The attending anesthesiologist will perform or instruct the placement of a caudal block according to their standard of practice. At the time of administration of local anesthetic into the caudal space, the study collaborator (SC) will ultrasound the caudal space keeping the provider placing the block blinded to the imaging. The provider placing the block will inject 0.5mL of preservative free saline. The provider will then be asked to state if they are correctly in the caudal space or not. If the provider feels they are not in the caudal space, they will re-do the procedure. If the provider fails to identify incorrect location and this is noted by ultrasound, the SC will inform the provider to re-do the procedure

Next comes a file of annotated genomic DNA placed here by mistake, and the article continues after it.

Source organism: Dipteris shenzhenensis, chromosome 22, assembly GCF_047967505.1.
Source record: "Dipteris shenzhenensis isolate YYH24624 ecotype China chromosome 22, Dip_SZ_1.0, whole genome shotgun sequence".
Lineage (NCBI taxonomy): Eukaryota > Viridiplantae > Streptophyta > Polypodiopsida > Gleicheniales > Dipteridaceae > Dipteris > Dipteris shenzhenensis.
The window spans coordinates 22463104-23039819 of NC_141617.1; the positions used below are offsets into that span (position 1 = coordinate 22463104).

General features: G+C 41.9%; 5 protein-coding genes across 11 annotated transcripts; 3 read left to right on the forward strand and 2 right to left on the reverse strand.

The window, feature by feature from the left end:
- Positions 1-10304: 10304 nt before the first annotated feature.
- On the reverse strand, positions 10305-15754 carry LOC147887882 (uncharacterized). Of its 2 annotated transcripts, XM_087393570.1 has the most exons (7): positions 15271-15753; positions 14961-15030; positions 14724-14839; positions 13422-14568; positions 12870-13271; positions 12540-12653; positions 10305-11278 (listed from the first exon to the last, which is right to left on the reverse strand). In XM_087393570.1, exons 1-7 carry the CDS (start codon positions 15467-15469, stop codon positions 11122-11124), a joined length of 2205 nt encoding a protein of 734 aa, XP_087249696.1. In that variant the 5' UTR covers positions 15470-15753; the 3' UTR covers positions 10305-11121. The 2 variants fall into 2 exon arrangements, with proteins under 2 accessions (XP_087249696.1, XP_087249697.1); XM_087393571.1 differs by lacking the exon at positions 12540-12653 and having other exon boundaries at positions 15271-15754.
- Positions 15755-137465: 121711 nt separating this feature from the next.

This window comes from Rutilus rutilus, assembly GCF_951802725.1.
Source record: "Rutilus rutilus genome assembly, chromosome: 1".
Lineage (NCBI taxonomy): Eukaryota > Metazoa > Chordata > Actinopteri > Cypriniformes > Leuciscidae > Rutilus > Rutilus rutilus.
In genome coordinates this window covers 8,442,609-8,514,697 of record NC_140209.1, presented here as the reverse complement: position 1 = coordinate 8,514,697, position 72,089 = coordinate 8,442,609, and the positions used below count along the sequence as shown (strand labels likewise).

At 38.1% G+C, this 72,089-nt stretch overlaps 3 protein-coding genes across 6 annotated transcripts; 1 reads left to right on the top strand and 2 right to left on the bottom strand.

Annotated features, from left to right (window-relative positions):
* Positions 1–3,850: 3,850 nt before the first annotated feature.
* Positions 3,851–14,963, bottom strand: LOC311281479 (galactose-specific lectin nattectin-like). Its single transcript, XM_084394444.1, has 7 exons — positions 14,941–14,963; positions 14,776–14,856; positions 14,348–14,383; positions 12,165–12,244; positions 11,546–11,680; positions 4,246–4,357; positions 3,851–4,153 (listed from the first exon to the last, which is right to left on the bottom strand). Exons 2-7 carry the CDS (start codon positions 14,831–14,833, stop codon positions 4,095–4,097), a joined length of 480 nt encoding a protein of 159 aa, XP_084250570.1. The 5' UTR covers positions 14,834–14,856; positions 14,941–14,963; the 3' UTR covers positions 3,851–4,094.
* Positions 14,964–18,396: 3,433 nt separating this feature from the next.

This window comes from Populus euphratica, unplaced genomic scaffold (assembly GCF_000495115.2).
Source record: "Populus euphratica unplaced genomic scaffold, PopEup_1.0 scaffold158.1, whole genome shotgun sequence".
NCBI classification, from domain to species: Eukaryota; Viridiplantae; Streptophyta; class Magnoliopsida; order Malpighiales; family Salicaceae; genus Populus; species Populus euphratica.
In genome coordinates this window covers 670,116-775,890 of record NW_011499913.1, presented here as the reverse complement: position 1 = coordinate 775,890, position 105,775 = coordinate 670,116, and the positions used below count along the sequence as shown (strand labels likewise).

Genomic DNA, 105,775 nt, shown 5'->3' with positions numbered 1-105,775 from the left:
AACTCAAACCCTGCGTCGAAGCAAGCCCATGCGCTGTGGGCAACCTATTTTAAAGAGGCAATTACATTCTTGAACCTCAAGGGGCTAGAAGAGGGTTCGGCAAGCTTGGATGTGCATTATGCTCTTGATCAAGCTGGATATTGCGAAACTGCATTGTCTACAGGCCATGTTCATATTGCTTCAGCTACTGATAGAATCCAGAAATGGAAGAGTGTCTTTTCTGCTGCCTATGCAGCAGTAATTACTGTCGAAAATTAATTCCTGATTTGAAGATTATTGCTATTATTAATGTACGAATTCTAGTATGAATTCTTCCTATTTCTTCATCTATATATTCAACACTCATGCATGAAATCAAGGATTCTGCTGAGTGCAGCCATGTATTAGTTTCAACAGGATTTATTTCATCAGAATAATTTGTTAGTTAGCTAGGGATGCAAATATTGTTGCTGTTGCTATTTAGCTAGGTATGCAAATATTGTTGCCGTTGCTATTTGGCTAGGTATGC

Arm Group Label

Ultrasound


Eligibility

Criteria

Inclusion Criteria:

- Children ages 0-84 months

- Infra-umbilical procedure for which a caudal block is already planned

- American Society of Anesthesiology classifications of 1,2 or 3

Exclusion Criteria:

- Incarcerated hernias

- Emergency procedures

- Local Anesthetic allergy

- Sacral dimple

- Rash over sacrum

- Parents/legal guardians unable to consent for surgical procedure in English language
Foster Care/Child protective services as guardians

- Parental Refusal for caudal block or study participation

- American Society of Anesthesiology classifications other than 1,2 or 3

Gender

All

Minimum Age

N/A

Maximum Age

7 Years

Healthy Volunteers

No


Overall Official

Last Name

Role

Affiliation

Adam C Adler, MD, FAAP
Principal Investigator
Texas Childrens Hospital

Overall Contact

Last Name

Adam C Adler, MD, FAAP

Phone